Easement protects 181 acres adjacent to state wildlife management area near Canandaigua Lake.
Ithaca, NY – The Finger Lakes Land Trust announced today that that it has accepted a donation of a conservation easement on 181 wooded acres in the Town of Italy, Yates County, from Philip Cusick, a resident of Connecticut and a seasonal visitor to the Finger Lakes.
Conservation easements are legal agreements that limit future development while allowing land to remain in private ownership and on the tax rolls. Landowners who donate conservation easements may be eligible for both state and federal tax benefits.
The protected property shares 2,385 feet of boundary with New York State’s High Tor Wildlife Management Area, an area comprising 6,100 acres of public conservation land. High Tor spans portions of Ontario and Yates Counties and is recognized by National Audubon as one of New York’s Important Bird Areas. This area is also recognized as a priority project within New York State’s Open Space Plan.
The conservation easement will ensure the integrity of a parcel that is uniquely situated within both the Canandaigua Lake Watershed and the Upper Flint Creek Watershed. The property encompasses a diverse mix of mature woodlands, meadows, and brush land. The land provides habitat for a variety of wildlife including wide ranging species such as Black Bear.
The easement agreement will prohibit subdivision of the land while allowing for the construction of a single home on the property as well as agricultural use and the selective harvest of timber.
Philip Cusick bought the property in 2006 from his sister, Carol Cusick Fenton and brother-in-law, Thomas P. Fenton, who had owned the property since the 1970s. Carol and Tom planted trees, created open spaces and hiking trails, and for many years enjoyed the ever-evolving beauty of their hill-top property. Philip decided to undertake the easement in honor of Carol and Tom, naming it the “Fenton Easement”.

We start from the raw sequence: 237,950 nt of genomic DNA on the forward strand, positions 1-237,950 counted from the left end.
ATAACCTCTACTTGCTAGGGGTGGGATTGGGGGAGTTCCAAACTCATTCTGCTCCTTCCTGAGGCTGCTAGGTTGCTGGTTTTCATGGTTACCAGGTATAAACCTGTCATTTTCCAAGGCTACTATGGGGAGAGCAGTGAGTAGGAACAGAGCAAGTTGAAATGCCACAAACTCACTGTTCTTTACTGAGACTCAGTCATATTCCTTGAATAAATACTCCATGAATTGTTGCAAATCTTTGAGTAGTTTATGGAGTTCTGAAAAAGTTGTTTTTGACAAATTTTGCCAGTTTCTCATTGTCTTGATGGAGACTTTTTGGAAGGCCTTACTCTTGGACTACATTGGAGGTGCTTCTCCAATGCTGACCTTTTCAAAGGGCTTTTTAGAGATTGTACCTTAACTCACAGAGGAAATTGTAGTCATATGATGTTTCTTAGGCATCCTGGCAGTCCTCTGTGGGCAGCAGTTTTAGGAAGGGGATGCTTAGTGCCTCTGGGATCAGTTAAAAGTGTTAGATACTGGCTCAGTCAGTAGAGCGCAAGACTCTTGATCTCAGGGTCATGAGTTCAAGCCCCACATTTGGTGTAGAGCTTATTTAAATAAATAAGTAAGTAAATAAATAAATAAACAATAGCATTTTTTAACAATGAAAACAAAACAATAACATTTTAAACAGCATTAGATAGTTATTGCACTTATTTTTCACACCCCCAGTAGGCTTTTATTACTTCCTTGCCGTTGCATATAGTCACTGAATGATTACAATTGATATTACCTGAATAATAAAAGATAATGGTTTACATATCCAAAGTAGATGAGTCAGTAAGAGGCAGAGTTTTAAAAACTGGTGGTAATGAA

The Fenton conservation easement marks the 114th easement held by the Land Trust and adds to the more than 16,000 acres already protected by the organization. “This is a wonderful gift,” says Land Trust Executive Director Andrew Zepp. “Protection of this land will secure a large contiguous block of wildlife habitat while also helping ensure Canandaigua Lake’s water quality.”
The completion of this project is the Land Trust’s tenth in the vicinity of the High Tor Wildlife Management Area. Earlier accomplishments include the acquisition of the northern half of Conklin Gully – a popular destination for hikers, the acquisition of frontage on the West River – a destination for fishers and paddlers, and its partnership with the Town of South Bristol to establish Carolabarb Park –well known for its scenic overlook just west of the wildlife management area.
The Finger Lakes Land Trust is a member supported non-profit conservation organization that works cooperatively with landowners and local communities to permanently protect those lands that are vital to the character of the Finger Lakes Region. To date, the Land Trust has worked with partners to secure more than 16,000 acres of the region’s undeveloped shoreline, scenic farmland, rugged gorges, and majestic forest. The organization today owns and manages 35 conservation areas that are accessible to the public and holds conservation easements on more than 100 properties that remain in private ownership and on the tax rolls. Additional information on the Land Trust may be found at www.fllt.org.